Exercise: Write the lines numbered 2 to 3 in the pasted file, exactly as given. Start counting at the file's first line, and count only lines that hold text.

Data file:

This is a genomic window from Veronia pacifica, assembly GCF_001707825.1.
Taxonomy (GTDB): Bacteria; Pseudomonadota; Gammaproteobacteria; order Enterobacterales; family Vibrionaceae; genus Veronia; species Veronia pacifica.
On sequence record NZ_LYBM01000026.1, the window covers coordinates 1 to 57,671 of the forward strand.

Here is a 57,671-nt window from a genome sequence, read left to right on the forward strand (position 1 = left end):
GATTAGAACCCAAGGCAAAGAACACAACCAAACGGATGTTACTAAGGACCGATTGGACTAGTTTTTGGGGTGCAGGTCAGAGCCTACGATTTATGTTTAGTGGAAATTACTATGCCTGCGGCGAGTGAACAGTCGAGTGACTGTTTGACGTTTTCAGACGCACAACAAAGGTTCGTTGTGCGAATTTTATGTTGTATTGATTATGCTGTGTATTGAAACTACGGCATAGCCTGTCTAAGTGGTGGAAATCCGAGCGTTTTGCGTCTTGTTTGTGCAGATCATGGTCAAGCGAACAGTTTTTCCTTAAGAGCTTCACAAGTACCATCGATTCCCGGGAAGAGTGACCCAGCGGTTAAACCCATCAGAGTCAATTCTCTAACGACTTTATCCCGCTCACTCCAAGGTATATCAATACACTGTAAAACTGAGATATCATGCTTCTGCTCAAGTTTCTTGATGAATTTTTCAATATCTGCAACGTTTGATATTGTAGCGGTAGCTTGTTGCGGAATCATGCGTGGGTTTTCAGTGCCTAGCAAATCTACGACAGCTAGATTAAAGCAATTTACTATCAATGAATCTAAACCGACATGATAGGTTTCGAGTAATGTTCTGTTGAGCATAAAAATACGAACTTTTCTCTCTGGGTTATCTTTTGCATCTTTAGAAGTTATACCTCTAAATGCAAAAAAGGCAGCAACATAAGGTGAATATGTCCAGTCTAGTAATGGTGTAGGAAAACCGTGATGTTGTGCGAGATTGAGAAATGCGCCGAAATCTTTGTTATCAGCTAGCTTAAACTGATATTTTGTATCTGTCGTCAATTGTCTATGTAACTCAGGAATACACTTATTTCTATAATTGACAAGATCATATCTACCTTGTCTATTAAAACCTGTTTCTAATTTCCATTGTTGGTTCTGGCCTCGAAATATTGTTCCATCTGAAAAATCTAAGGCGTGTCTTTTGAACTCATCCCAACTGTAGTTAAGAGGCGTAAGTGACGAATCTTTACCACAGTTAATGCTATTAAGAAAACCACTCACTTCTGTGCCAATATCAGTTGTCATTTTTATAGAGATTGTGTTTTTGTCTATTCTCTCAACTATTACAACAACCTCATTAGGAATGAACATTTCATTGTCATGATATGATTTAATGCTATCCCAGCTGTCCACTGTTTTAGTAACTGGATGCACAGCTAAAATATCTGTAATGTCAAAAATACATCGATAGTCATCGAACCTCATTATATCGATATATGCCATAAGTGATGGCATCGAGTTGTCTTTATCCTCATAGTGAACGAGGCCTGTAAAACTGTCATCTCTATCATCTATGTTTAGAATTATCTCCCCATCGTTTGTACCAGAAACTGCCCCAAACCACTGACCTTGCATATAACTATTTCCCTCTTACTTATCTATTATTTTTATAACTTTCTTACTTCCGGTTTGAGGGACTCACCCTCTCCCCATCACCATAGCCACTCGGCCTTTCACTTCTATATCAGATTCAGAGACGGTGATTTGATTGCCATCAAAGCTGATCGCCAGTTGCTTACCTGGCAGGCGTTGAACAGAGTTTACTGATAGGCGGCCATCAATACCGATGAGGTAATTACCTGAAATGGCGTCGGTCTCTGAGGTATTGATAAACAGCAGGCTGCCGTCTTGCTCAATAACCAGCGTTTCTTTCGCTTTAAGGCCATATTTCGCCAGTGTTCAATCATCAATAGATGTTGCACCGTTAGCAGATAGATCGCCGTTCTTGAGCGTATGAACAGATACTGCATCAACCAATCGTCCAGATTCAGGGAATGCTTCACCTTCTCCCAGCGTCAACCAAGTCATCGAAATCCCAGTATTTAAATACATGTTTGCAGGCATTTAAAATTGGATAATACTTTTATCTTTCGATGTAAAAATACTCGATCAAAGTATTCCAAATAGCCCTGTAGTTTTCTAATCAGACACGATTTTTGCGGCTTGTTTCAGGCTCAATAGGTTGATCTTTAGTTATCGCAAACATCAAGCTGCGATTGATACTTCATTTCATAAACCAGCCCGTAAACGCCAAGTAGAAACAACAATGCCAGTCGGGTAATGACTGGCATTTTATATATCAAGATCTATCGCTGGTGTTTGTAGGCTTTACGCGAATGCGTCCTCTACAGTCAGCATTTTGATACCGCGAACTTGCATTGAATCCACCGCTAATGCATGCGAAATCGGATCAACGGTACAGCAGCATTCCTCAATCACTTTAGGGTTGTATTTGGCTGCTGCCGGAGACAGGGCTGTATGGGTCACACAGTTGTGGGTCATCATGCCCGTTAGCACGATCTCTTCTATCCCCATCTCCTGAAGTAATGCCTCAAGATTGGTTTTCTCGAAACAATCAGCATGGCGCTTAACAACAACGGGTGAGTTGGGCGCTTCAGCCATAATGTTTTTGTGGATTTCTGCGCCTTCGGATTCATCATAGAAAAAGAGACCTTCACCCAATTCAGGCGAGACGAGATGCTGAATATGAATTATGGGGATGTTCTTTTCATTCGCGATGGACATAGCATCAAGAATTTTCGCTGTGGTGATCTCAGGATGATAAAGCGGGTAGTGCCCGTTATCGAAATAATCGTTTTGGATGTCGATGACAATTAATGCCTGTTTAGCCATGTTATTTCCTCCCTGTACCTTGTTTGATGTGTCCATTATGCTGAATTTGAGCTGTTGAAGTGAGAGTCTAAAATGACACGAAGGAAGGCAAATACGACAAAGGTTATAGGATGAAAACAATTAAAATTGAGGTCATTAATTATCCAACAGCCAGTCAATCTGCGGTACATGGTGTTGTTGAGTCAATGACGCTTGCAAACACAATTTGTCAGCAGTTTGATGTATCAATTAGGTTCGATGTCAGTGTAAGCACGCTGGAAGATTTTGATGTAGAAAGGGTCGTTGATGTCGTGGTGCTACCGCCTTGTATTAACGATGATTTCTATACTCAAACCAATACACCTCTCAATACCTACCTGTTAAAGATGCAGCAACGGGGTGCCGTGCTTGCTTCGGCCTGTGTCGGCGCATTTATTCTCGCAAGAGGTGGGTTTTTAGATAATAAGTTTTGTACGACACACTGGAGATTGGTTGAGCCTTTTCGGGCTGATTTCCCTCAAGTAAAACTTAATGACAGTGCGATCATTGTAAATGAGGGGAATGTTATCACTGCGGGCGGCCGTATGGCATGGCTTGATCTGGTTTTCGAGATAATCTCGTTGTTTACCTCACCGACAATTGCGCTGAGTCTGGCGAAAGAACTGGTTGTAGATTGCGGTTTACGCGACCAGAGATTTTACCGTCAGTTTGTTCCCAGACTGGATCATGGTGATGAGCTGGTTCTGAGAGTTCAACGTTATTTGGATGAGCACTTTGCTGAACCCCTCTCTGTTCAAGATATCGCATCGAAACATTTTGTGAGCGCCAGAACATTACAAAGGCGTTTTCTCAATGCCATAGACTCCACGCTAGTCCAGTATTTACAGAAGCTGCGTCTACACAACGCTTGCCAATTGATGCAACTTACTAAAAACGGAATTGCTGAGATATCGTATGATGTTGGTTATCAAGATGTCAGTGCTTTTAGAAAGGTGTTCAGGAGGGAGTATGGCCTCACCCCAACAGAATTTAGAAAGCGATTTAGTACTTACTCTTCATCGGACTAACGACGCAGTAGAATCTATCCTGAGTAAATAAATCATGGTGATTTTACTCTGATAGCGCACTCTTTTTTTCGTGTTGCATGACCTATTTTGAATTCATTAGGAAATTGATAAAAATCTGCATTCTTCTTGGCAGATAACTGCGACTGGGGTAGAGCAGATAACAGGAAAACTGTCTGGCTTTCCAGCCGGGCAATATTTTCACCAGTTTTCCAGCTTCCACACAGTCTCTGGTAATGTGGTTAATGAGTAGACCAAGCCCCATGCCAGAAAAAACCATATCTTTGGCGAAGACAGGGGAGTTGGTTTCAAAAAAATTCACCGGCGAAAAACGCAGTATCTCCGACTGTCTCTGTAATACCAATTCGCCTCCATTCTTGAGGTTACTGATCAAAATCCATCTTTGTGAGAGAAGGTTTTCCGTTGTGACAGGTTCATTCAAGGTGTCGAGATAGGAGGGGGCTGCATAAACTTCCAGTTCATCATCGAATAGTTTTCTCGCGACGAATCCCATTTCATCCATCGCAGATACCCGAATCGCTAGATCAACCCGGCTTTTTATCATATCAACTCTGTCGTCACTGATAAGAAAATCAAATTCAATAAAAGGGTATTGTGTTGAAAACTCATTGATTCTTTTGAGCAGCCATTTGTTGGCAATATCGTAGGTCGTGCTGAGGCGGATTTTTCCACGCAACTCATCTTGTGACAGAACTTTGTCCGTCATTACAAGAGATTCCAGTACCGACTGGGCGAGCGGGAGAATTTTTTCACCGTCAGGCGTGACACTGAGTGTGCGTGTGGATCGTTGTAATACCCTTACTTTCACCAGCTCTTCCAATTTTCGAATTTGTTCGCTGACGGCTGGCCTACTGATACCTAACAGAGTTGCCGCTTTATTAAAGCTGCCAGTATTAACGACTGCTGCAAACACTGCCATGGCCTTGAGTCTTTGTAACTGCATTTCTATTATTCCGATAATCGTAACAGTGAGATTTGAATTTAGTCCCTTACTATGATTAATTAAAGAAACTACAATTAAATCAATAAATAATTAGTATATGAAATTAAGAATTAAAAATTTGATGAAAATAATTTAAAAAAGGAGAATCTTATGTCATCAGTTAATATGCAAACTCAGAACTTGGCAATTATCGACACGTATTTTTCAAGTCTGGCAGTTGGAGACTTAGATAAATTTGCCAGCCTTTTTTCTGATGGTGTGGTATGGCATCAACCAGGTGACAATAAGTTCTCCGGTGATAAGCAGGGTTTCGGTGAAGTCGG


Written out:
Taxonomy (GTDB): Bacteria; Pseudomonadota; Gammaproteobacteria; order Enterobacterales; family Vibrionaceae; genus Veronia; species Veronia pacifica.
On sequence record NZ_LYBM01000026.1, the window covers coordinates 1 to 57,671 of the forward strand.